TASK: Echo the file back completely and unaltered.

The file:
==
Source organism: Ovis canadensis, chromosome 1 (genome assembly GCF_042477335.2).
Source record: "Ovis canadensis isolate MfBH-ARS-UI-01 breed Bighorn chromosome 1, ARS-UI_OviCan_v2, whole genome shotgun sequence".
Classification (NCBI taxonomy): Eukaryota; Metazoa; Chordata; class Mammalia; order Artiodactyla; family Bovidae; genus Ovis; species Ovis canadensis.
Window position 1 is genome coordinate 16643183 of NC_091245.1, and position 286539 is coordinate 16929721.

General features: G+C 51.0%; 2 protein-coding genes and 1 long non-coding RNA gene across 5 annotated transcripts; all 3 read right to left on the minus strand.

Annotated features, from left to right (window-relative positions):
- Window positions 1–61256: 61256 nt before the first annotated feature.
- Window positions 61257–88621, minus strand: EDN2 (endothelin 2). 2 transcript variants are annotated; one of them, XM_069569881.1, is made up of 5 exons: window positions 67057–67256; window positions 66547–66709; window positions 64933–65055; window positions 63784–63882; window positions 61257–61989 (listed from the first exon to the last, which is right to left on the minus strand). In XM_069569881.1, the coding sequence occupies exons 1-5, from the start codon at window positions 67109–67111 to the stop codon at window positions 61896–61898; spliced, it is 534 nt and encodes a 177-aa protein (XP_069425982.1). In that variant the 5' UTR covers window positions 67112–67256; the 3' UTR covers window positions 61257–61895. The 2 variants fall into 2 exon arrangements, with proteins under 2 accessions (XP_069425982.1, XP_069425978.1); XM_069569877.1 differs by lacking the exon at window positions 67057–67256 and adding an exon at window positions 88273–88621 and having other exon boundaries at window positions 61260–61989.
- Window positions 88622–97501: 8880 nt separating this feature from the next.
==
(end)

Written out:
Source organism: Ovis canadensis, chromosome 1 (genome assembly GCF_042477335.2).
Source record: "Ovis canadensis isolate MfBH-ARS-UI-01 breed Bighorn chromosome 1, ARS-UI_OviCan_v2, whole genome shotgun sequence".
Classification (NCBI taxonomy): Eukaryota; Metazoa; Chordata; class Mammalia; order Artiodactyla; family Bovidae; genus Ovis; species Ovis canadensis.
Window position 1 is genome coordinate 16643183 of NC_091245.1, and position 286539 is coordinate 16929721.

General features: G+C 51.0%; 2 protein-coding genes and 1 long non-coding RNA gene across 5 annotated transcripts; all 3 read right to left on the minus strand.

Annotated features, from left to right (window-relative positions):
- Window positions 1–61256: 61256 nt before the first annotated feature.
- Window positions 61257–88621, minus strand: EDN2 (endothelin 2). 2 transcript variants are annotated; one of them, XM_069569881.1, is made up of 5 exons: window positions 67057–67256; window positions 66547–66709; window positions 64933–65055; window positions 63784–63882; window positions 61257–61989 (listed from the first exon to the last, which is right to left on the minus strand). In XM_069569881.1, the coding sequence occupies exons 1-5, from the start codon at window positions 67109–67111 to the stop codon at window positions 61896–61898; spliced, it is 534 nt and encodes a 177-aa protein (XP_069425982.1). In that variant the 5' UTR covers window positions 67112–67256; the 3' UTR covers window positions 61257–61895. The 2 variants fall into 2 exon arrangements, with proteins under 2 accessions (XP_069425982.1, XP_069425978.1); XM_069569877.1 differs by lacking the exon at window positions 67057–67256 and adding an exon at window positions 88273–88621 and having other exon boundaries at window positions 61260–61989.
- Window positions 88622–97501: 8880 nt separating this feature from the next.